Vous dites parfois regretter votre accent qui vous a privée de rôles. C'est un regret profond ?La Jornada San Luis (Argentina) interviews the writer Claudio Magris:
Ça dépend. Je me dis aussi que ça fait rigoler les Français et que j'ai peut-être été adoptée grâce à cet accent. Et je ne pourrais pas vivre ailleurs qu'en France. Mais ça me limite. Je voulais jouer le frère dans les Sœurs Brontë de Téchiné. Mais il m'a dit que les trois filles ne pouvaient pas avoir un frère avec accent. Elles étaient anglaises, pourtant, les sœurs Brontë ! J'ai fait des efforts avec Chéreau qui m'a appris à rouler les “r” alors que je ne savais pas que ça existait. Doillon a essayé de m'apprendre, tout le monde s'ys est mis, même Serge a essayé, mais je m'énervais. (Jean-François Burgeot) (Translation)
“He releído Cumbres borrascosas y descubrí que lo leía con cierta ingenuidad, estaba el personaje de Heathcliff que me daba un coraje enorme.” (Ericka Montaño Garfias) (Translation)Finally, on the Facebook Wall of the Brontë Parsonage we found this painting by Basil Taylor, The Brontë Sisters (1935). The story behind the painting is as fascinating as the painting itself:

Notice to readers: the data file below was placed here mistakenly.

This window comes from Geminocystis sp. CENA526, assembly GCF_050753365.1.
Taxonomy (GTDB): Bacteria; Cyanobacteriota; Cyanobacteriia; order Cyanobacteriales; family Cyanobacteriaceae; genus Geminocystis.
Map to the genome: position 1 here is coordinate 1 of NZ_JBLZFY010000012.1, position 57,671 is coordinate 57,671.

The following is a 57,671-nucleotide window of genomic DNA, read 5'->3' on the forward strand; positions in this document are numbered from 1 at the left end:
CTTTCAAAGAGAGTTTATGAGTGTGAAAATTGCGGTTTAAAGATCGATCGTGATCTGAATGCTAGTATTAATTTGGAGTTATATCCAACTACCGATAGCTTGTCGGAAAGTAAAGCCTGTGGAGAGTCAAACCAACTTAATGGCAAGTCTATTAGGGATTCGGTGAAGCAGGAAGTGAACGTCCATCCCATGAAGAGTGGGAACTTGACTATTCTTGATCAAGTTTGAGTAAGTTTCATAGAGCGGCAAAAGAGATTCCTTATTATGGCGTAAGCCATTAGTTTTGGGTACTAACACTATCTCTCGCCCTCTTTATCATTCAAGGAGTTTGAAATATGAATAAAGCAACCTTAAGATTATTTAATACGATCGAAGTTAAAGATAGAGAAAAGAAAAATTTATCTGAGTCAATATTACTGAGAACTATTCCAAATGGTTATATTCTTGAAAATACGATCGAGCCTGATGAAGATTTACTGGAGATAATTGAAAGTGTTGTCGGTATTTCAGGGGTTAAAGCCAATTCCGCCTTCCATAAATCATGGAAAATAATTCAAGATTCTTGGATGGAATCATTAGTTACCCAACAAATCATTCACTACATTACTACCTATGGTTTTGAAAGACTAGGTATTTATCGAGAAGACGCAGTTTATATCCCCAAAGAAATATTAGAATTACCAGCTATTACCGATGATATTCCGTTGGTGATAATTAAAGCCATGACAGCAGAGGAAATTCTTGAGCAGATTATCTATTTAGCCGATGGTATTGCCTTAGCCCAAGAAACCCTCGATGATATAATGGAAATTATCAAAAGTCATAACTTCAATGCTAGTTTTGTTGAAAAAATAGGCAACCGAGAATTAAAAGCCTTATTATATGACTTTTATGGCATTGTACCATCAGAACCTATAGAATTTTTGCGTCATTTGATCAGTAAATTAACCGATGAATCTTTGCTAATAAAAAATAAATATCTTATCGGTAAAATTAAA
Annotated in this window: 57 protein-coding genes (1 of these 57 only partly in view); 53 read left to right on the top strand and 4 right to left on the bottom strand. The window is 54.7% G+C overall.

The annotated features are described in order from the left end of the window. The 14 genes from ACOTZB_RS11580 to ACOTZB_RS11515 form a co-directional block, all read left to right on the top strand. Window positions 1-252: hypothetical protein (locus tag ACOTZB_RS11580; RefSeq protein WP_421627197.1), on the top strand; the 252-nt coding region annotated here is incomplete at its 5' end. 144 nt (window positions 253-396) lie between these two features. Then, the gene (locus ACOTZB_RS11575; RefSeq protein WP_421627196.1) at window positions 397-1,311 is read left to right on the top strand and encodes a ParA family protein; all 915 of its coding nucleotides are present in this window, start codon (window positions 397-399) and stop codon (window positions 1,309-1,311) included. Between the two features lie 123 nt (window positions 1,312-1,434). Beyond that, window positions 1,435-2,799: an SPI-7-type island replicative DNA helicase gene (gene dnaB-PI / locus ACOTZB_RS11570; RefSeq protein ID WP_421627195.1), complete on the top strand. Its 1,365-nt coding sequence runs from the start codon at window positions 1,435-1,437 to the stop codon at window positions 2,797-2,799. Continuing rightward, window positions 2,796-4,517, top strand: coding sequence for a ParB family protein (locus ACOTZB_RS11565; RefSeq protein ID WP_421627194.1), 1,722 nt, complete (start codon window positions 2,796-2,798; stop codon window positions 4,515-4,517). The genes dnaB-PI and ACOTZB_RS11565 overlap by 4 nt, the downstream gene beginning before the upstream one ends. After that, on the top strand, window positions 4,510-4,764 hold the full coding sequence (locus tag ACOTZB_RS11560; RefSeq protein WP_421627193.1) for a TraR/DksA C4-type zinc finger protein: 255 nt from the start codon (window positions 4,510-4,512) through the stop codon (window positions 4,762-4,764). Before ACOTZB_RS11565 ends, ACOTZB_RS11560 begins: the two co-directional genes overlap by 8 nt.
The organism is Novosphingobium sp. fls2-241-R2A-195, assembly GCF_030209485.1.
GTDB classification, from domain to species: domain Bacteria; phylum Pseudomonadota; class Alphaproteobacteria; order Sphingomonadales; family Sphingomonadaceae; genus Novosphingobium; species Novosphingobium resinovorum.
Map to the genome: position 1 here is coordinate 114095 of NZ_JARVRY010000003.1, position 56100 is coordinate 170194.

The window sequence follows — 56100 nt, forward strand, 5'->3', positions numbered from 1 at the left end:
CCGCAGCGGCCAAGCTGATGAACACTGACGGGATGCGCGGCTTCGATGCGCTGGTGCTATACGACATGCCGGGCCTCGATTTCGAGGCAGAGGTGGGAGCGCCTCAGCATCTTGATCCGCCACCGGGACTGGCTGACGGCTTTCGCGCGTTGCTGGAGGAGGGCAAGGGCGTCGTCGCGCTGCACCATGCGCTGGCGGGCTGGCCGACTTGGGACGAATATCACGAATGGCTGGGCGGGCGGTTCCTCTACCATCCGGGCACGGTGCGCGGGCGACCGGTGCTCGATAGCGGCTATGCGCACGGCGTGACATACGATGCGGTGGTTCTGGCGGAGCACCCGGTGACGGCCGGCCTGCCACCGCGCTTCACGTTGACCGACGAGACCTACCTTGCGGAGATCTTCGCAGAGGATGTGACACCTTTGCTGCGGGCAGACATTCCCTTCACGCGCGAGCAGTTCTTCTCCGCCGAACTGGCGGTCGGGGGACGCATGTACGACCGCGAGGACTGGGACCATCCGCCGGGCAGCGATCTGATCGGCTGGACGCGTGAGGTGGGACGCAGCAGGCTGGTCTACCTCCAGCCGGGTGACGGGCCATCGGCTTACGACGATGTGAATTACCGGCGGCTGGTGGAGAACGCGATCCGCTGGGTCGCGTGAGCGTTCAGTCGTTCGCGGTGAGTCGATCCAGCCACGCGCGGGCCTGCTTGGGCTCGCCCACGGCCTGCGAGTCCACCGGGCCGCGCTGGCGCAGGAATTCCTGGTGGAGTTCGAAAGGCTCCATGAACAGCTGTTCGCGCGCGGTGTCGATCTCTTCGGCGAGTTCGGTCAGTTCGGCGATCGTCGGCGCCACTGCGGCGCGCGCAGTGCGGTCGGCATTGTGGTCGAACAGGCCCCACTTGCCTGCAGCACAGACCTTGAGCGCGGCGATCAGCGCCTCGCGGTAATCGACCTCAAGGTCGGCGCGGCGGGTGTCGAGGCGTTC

Curiously, [Laura] Riding later published a painting of the Brontë sisters by Basil Taylor, Lucie [Aldridge]'s escort in that demimonde after he, like many others of the set, had committed suicide in 1935 A note accompanied the reproduction, clearly written by Riding, though signed by John and Lucie. She described Basil as he himself had; a pariah who regarded his paintings, like himself, as failures "in the sense that his preoccupation was fatedly with the beauties of waste". Drawn to "the brilliant, lavish subject conditioned emotionally by the shadowy threat of waste, disappearance," Basil's painting of the Brontë sisters was unfinished at his death." (In Extremis: The Life of Laura Riding by Deborah Baker)